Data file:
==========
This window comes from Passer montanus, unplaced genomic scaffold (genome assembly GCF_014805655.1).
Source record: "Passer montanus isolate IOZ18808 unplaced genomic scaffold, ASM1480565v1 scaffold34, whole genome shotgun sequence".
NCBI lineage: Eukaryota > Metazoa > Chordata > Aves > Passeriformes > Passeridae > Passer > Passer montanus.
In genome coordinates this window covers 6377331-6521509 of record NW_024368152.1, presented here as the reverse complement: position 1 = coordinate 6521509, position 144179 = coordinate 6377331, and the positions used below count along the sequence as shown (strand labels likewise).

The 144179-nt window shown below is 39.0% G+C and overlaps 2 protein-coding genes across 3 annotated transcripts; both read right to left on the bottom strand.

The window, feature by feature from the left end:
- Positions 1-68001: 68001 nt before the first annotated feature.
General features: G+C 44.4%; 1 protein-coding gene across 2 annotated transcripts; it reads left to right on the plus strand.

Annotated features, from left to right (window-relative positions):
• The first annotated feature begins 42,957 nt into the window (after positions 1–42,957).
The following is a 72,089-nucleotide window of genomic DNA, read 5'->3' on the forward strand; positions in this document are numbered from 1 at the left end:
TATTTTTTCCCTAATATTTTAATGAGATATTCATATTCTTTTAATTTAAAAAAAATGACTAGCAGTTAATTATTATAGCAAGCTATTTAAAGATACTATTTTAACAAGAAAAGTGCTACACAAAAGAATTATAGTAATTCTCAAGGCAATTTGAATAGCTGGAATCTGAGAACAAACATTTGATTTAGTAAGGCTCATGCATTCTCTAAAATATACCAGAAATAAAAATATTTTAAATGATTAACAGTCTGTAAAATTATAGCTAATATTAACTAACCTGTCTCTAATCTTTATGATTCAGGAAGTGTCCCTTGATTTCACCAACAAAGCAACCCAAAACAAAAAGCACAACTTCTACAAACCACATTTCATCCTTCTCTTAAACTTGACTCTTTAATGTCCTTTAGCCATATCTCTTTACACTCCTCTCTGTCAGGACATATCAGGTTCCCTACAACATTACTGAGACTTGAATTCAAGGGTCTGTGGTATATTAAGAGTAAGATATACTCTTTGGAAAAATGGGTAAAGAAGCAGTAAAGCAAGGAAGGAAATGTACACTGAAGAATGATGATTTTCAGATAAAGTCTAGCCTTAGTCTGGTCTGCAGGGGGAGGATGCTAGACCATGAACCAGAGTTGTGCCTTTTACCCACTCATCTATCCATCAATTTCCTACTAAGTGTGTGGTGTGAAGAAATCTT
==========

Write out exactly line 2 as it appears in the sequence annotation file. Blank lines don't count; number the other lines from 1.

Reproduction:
Source record: "Passer montanus isolate IOZ18808 unplaced genomic scaffold, ASM1480565v1 scaffold34, whole genome shotgun sequence".